Offline TheReturnofLive

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Re: Is it just me, or is gnosticism on the rise?
« Reply #6 on: September 05, 2020, 03:49:06 AM »
There is good reason to believe there is no “Gnosticism”, historically. It’s an academic construct https://www.amazon.com/Rethinking-Gnosticism-Argument-Dismantling-Category/dp/0691005427/ref=sr_1_1?ie=UTF8&s=books&qid=1273098764&sr=8-1. The term may have some applicability to shared tendencies by some texts and cults, but there is often as much overlap among them as there is between each and what became orthodox Christianity. Not all “Gnostics”, labelled such, remembering they are just an inferred group from texts and opposing polemics, expressed belief in a Satanic demiurge, for one.

Well constructs are needed by historians. How the hell does the "Medieval period" cover 1000 years across the entire world? And what exactly made the "Dark Ages" dark? The fall of Rome? Did technological development just freeze until the "Dark Ages" ended?

The more interesting question is not whether the "Gnostics" existed, but whether or not certain Gnostic groups even existed. Did the Cathars really exist as we historically remember them?
« Last Edit: September 05, 2020, 03:52:04 AM by TheReturnofLive »
 
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Offline TheReturnofLive

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Re: Is it just me, or is gnosticism on the rise?
« Reply #7 on: September 05, 2020, 03:50:33 AM »
When you realize that so much of Church Theology has been decided by politics alone, you start to question "What if x y z heresy might have actually been right?"

I mean, if the Byzantine Emperor sided with the Assyrian political faction and Nestorius instead of the Egyptian political faction and Cyril, we would find it blasphemous to say that God died on the cross and say that it's blasphemous to call the Virgin Mary the Mother of God.

Not to mention there is at least as much support from scripture for some “gnostic” teachings as there is for some orthodox ones. John’s gospel can be read “gnostically” in many parts, like in the prologue and the invectives against the Jews, as can the Pauline corpus.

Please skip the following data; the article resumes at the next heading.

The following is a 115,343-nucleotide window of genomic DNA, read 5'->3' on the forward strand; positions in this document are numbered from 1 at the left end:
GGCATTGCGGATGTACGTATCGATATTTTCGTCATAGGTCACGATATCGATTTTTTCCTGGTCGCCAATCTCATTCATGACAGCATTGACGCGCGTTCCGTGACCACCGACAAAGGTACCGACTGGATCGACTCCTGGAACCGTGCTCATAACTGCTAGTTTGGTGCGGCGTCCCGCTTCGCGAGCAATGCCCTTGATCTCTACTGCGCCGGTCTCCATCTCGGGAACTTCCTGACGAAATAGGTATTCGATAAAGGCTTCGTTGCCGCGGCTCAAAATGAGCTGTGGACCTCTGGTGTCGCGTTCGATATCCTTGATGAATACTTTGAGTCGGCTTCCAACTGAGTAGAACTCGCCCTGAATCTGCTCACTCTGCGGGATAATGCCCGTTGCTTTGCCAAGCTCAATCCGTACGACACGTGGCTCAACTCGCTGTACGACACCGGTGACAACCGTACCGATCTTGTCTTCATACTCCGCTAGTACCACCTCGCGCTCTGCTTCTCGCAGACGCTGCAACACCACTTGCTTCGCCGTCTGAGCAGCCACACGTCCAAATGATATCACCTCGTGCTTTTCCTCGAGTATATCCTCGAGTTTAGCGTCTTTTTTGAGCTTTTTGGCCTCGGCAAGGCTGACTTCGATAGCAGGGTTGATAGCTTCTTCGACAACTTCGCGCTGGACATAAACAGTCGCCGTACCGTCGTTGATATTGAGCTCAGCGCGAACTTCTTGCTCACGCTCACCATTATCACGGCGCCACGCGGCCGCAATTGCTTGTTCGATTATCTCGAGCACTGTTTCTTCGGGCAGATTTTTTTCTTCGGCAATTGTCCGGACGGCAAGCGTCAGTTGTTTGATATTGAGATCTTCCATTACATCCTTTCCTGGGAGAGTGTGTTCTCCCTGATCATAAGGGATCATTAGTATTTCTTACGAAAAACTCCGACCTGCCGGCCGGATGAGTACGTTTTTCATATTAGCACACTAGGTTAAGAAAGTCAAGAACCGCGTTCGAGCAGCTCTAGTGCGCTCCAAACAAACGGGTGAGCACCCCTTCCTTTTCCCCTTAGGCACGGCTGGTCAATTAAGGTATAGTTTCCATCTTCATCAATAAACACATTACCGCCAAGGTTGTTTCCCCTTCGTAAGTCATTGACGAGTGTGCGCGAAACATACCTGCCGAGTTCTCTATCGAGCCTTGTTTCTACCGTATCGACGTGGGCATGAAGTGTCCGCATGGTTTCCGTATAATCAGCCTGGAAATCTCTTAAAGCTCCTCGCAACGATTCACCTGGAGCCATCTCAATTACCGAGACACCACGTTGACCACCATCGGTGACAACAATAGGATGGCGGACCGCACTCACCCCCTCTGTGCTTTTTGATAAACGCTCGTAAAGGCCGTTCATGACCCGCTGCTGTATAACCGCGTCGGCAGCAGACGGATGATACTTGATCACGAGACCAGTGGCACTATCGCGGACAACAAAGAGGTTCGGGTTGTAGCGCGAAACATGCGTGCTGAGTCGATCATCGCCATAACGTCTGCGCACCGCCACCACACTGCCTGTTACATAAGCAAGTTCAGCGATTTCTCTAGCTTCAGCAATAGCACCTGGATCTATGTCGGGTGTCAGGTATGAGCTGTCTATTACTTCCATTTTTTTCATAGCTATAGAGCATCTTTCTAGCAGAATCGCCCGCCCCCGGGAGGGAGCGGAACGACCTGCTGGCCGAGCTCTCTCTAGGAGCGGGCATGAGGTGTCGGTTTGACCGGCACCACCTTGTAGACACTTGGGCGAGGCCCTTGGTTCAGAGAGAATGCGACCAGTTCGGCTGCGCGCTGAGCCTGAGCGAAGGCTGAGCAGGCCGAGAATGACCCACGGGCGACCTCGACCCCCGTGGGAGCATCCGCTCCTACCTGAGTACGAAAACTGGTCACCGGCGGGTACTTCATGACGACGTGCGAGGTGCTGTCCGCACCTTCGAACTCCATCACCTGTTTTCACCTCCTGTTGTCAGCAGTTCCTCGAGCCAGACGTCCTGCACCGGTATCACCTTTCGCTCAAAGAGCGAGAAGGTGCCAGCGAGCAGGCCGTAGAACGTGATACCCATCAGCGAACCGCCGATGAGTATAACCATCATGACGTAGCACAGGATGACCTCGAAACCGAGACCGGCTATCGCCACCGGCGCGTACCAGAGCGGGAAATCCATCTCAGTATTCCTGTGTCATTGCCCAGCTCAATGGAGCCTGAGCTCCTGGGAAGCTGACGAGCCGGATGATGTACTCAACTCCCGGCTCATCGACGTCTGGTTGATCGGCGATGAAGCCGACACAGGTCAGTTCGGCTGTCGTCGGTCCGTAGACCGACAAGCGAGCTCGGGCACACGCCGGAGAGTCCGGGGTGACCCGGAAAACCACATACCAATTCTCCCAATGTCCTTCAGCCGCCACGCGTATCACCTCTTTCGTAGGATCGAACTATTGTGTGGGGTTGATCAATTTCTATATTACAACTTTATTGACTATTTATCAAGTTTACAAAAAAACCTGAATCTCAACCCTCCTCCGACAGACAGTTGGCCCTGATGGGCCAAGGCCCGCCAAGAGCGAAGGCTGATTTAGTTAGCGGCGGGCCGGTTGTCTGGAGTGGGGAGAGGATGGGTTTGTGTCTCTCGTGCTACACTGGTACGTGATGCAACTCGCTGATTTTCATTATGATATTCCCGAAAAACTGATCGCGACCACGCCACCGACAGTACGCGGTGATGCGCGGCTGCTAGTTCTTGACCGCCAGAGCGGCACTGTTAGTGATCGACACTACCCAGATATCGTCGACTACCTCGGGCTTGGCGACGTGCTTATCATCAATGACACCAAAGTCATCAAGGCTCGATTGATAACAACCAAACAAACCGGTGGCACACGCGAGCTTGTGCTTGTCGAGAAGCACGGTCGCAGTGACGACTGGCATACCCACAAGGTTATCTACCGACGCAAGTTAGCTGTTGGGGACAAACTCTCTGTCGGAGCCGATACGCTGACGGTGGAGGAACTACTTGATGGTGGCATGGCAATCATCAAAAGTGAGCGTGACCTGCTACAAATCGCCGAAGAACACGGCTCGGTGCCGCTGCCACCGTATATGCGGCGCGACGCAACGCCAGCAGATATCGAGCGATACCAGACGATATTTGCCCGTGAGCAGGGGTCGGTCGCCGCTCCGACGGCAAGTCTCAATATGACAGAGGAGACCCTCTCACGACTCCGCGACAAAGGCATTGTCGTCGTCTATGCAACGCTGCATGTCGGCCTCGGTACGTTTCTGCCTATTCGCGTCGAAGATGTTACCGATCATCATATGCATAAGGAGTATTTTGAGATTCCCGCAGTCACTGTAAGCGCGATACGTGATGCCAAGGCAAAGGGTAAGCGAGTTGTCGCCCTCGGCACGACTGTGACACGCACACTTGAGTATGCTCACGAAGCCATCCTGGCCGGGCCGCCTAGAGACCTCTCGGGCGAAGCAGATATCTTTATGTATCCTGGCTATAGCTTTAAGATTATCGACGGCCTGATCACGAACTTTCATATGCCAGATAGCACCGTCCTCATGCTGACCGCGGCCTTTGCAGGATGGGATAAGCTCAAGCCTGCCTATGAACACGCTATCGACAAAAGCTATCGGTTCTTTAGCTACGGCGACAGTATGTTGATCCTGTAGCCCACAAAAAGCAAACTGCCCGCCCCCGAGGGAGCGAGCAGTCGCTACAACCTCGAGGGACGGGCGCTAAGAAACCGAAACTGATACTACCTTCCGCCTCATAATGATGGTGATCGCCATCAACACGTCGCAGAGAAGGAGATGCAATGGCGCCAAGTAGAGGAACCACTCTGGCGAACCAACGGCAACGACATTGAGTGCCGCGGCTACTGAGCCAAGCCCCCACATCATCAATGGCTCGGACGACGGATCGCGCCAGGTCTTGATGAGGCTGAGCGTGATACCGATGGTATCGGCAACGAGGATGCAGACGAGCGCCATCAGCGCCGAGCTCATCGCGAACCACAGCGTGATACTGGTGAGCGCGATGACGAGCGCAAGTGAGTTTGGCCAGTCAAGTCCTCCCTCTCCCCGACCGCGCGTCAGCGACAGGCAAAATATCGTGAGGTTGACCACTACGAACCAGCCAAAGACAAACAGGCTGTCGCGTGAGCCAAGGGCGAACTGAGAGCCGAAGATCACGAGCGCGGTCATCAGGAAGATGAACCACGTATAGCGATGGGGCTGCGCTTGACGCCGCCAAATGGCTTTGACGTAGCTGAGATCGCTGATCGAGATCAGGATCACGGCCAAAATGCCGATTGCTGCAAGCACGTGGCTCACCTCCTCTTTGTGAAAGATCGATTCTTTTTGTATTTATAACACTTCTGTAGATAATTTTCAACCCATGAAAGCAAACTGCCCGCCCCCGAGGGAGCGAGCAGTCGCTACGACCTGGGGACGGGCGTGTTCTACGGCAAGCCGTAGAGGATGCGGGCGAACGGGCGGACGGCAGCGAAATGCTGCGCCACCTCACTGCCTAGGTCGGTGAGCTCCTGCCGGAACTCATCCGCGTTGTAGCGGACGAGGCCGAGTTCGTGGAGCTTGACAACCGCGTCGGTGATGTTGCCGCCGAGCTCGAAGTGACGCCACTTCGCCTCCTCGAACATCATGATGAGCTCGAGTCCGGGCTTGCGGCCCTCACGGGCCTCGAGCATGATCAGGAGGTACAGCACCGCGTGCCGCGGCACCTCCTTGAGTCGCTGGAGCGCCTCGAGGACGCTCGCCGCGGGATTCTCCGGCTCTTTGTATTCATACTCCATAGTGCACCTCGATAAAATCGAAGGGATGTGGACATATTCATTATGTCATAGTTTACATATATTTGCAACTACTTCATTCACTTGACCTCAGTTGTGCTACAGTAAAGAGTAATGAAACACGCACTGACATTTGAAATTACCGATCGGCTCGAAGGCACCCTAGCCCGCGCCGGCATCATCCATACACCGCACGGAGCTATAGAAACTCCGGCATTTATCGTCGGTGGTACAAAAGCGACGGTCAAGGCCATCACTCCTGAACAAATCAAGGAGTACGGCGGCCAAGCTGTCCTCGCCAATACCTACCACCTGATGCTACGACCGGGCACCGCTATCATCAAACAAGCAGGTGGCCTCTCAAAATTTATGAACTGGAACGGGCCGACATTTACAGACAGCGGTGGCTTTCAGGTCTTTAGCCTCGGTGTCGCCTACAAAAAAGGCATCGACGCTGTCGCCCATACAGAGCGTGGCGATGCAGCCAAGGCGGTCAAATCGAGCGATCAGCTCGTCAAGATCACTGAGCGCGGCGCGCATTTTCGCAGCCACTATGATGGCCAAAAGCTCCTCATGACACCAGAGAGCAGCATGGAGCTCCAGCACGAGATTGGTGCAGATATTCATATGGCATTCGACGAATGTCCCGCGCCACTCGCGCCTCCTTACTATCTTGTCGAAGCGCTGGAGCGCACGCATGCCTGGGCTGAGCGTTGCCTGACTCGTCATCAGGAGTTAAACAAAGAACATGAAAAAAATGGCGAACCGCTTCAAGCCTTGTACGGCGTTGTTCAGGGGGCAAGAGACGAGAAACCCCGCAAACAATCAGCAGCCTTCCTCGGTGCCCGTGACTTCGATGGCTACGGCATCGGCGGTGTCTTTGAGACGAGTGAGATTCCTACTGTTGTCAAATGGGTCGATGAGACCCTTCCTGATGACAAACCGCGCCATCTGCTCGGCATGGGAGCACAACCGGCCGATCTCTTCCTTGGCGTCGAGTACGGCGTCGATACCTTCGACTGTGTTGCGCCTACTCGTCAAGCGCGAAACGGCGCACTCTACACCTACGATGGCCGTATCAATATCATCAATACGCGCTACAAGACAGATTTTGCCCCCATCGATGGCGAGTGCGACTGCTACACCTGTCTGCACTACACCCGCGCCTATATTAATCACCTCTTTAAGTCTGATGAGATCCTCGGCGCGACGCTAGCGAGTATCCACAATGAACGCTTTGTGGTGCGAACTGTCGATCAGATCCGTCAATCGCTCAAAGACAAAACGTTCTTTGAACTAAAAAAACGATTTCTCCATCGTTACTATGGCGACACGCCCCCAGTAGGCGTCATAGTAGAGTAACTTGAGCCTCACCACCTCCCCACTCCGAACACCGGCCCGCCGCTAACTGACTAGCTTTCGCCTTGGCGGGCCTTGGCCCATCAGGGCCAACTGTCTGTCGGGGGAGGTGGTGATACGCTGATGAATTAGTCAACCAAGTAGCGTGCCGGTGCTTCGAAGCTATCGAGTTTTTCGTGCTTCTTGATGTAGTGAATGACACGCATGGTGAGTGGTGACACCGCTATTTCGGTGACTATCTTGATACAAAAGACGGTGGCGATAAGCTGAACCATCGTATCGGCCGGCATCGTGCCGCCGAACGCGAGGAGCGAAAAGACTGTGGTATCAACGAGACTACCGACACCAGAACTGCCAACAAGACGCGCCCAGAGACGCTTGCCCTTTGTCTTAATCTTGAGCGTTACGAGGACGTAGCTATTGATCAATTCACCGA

Every single heresy has Biblical support. Every. single. one.
 

Offline The Theosist

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Re: Is it just me, or is gnosticism on the rise?
« Reply #8 on: September 05, 2020, 04:01:36 AM »
When you realize that so much of Church Theology has been decided by politics alone, you start to question "What if x y z heresy might have actually been right?"

I mean, if the Byzantine Emperor sided with the Assyrian political faction and Nestorius instead of the Egyptian political faction and Cyril, we would find it blasphemous to say that God died on the cross and say that it's blasphemous to call the Virgin Mary the Mother of God.

Not to mention there is at least as much support from scripture for some “gnostic” teachings as there is for some orthodox ones. John’s gospel can be read “gnostically” in many parts, like in the prologue and the invectives against the Jews, as can the Pauline corpus.

Every single heresy has Biblical support. Every. single. one.

Or apparently different ways of conceptualising the same reality. Aka the Oriental Orthodox schism.
 

Offline abc123

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Re: Is it just me, or is gnosticism on the rise?
« Reply #9 on: September 05, 2020, 07:22:09 AM »

I've personally questioned whether the Gnostics are right because it's readily apparent to me that the source of our own sins / passions is, in fact, our biology. And this biology can never be fully disciplined without extreme pain and suffering. Gluttony, rage, lust, jealousy, despair, depression, greed - much of this comes directly from our own animalistic inclinations. And some of it seems so inherently human, so inherently part of our very essence, that I cannot help but question if the Gnostics were right on this one point